Skiing on Dirt and Rocks

Posted By: The Ski Channel on May 23, 2012 2:31 am

As I lie on ground in a pile of dirt, blood, and bent bicycle parts, my conviction that everything in the place is trying to kill me, or break my stuff, grows stronger.  My friend laughs at me and says she’s never thought of it that way.  Really?  There’s not a round surface for miles, there are rattlesnakes all over the place, and even the plants are covered in needles.  This is certainly not some pastoral hamlet in the Alps.  Not that we came in search of this.

Nothing but sharp rocks, pointy plants, and snakes

When you spend three weeks on a glacier in Alaska with a bunch of dudes, you can’t help but daydream about warm places.  Shorts, flip-flops, and bicycles are all extremely appealing thoughts.  On the surface, the hot, arid climate of southwest Utah seems like a perfect balance to the cold, wet environs of coastal Alaska.  With this in mind, a trip to the Moab area was planned.

Originally, the plan was to bring bikes, trail running gear, and ski equipment in order to mix it up.  However, the season’s lack of snow has left the La Sal Mountains drier than usual.  There would be no skiing on this trip.  I wasn’t too bothered, as it just meant one more day of biking, which isn’t so bad.  Normally, if I go too long without skiing then I start to feel like I am skipping work, but this spring I am determined to work hard on my mountain bike in an effort to ski better next winter.  I truly feel that the two sports complement each other perfectly.  I was guilt-free as I left the skis and boots behind.

Not enough snow for skiing – guess we’ll go biking

We left Boulder on Friday afternoon and made it out to the western slope by late evening.  On Saturday morning we set out for the classic Fruita trails of Mary’s Loop, Horsethief Bench, and Steve’s Cutoff.  This is the start of the famous Kokopelli Trail that can be followed all the way to Moab.  The trails essentially follow the benches that stand above the Colorado River as it meanders through the desert.  The riding is dry and somewhat rocky, but not too technical.  It’s a perfect place to get warmed up on a mountain bike – never too hard, and yet certainly never boring.

The trail follows the canyon rim.

After a few hours of riding, we hopped back in the car, and headed for Moab.  As we were approaching town, we decided that we would stop and check out the new trails at the Klondike Bluffs area.  These trails are recently developed, and they show that trails continue to evolve, as design gets more creative and thoughtful.  The trails really use the terrain, and there’s never a dull moment going up or down.  These trails are a touch more technical than in the Fruita area, but still there were very few sections that had to be walked.  We rode until sunset and arrived back to the car grinning from ear-to-ear after a day of awesome riding.

After three weeks on a glacier, this sounded pretty good.

In the spring, Moab is a Mecca for a huge variety of people.  Mountain bikers, off-road enthusiasts, climbers, BASE jumpers, and boaters all converge here to play on the towers, canyons, and everything in between.  Town was crowded, and our over-exuberance on our bikes left us with the dregs of a camping spot – and even this took hours to find.  A late dinner, a terrible night of sleep, and some serious stiffness from the week’s training, and a couple crashes on my bike made getting out of my sleeping bag on Sunday a little slower than normal.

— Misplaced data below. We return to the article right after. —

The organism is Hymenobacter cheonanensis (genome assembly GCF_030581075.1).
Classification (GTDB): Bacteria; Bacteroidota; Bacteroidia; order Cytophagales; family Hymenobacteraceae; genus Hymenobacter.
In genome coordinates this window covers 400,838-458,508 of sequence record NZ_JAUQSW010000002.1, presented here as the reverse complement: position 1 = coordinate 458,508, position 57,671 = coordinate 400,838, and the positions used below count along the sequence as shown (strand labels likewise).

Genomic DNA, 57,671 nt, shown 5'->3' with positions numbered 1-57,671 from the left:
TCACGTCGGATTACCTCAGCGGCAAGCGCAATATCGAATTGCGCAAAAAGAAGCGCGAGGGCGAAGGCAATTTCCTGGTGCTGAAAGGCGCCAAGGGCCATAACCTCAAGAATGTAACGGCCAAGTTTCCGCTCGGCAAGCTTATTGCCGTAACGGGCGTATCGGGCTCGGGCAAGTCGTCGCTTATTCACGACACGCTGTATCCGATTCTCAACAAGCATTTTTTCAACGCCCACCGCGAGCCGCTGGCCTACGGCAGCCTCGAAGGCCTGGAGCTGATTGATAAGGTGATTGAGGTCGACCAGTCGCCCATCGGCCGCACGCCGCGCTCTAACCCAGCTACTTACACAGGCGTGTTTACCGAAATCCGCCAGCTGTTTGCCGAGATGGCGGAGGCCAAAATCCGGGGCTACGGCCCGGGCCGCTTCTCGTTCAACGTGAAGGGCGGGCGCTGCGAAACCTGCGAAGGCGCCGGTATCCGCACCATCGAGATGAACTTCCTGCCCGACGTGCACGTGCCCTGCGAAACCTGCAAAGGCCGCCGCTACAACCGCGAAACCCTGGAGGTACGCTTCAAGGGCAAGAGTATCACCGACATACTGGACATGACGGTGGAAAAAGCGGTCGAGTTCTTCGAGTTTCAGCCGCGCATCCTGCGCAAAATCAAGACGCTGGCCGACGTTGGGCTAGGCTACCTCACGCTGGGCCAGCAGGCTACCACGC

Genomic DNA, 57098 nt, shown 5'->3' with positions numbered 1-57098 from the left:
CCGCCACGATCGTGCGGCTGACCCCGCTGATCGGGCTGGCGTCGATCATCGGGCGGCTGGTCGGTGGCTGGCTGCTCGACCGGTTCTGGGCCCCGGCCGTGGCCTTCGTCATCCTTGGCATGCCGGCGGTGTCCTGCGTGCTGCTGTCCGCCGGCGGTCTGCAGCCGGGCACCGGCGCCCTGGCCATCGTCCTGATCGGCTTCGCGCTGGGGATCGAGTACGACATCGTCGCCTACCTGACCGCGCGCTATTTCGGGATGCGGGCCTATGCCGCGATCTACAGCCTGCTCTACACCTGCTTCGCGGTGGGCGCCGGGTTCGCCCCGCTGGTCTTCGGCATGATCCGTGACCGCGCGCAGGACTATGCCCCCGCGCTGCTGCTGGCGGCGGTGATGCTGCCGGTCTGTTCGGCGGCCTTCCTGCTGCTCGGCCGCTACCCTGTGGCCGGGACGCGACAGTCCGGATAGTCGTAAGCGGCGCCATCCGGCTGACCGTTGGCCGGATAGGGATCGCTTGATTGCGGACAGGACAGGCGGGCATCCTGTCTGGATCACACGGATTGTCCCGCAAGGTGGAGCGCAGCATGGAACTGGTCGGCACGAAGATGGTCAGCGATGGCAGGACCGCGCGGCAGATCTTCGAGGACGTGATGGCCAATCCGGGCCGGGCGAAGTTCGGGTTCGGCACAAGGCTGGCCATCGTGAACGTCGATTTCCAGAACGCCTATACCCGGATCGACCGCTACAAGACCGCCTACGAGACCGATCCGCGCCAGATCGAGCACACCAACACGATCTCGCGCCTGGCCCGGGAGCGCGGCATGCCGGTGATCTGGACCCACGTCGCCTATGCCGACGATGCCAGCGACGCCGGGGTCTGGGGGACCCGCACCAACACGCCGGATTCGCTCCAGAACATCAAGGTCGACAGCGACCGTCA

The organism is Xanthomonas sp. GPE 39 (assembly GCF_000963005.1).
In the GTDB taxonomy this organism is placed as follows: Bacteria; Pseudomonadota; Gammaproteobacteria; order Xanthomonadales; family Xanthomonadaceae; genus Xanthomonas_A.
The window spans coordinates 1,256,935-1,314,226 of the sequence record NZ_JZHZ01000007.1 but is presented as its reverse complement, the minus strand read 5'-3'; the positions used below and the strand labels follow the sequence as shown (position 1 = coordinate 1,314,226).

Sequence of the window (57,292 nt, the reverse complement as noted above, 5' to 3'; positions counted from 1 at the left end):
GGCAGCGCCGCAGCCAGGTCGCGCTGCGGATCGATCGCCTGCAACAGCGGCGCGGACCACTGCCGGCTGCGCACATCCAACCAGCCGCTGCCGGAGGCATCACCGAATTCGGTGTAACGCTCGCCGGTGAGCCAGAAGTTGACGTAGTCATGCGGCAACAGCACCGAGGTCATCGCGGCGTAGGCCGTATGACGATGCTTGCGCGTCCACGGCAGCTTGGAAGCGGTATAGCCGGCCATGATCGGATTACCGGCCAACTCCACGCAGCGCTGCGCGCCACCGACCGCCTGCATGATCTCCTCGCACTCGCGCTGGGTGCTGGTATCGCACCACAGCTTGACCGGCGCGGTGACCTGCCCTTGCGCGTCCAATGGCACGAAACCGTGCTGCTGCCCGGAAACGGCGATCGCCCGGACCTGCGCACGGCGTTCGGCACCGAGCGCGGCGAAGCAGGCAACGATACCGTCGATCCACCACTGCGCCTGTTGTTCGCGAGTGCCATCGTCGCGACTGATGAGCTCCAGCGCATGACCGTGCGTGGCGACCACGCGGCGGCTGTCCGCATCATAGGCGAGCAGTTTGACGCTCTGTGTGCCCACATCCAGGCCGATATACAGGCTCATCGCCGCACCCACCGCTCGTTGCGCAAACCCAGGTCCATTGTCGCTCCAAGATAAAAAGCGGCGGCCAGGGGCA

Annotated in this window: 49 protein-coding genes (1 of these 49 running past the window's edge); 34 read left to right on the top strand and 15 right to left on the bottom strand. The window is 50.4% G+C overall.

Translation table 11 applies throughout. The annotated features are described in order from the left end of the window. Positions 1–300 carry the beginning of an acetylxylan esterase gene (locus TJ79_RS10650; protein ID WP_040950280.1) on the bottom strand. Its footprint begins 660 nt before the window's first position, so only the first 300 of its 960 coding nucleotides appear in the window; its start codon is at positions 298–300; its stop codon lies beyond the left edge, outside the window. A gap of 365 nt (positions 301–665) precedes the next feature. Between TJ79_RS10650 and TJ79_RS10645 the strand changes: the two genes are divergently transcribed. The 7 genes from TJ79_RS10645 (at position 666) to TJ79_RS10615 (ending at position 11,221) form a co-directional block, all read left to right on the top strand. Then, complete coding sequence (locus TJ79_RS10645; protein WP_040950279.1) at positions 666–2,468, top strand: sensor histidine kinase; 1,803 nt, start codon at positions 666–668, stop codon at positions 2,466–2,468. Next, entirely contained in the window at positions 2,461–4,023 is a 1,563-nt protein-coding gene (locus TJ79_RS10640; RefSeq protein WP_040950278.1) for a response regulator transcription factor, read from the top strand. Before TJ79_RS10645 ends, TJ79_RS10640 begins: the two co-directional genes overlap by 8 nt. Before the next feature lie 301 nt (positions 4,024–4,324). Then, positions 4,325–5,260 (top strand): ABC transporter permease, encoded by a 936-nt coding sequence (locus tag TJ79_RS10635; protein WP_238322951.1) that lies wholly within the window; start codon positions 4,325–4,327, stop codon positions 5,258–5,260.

On Sunday managed to find a sweet camp spot in the morning, and with this we were free to play for the day.  We went on a big hike.  While hiking isn’t as exciting as mountain biking, it’s such a cool way to see the desert.  The cacti are flowering, and if you take the time to look closely, it’s incredible how much life can be seen in this inhospitable land.

Looking into the Jackson Hole area from the Amasa Back trail

On Monday we were back on our bikes.  Due to the poor snow year much of The Whole Enchilada can be ridden already.  The Whole Enchilada is famous because it goes from high in the alpine environment of Burro Pass and descends through the desert all the way to the Colorado River.  From singletrack through the aspens to rocky, exposed slick rock overlooking enormous sandstone towers, you truly get it all on this ride – hence The Whole Enchilada.

It begins up high, and ends very low.

Riding back into town, we were a little beat up, but still smiling from all the great riding.  Mountain biking is the closest thing I can find to skiing.  The cornering, air, speed, and tactics are all so similar.  So are the crashes.  After three days of playing in the desert, I am a little sore for sure.  But what doesn’t kill us makes us stronger, right?  We’ll see.  

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Independent Descents is written by Donny Roth, who is passionate about sharing the human-powered skiing experience.  The blog series focuses on sharing trip reports from around the globe as he connects with people and mountains in destinations near and far.  As an athlete, guide, and writer he can be found in a lot of places, check out his website - www.independent-descents.com - to see all the ways you can share in the experience. 

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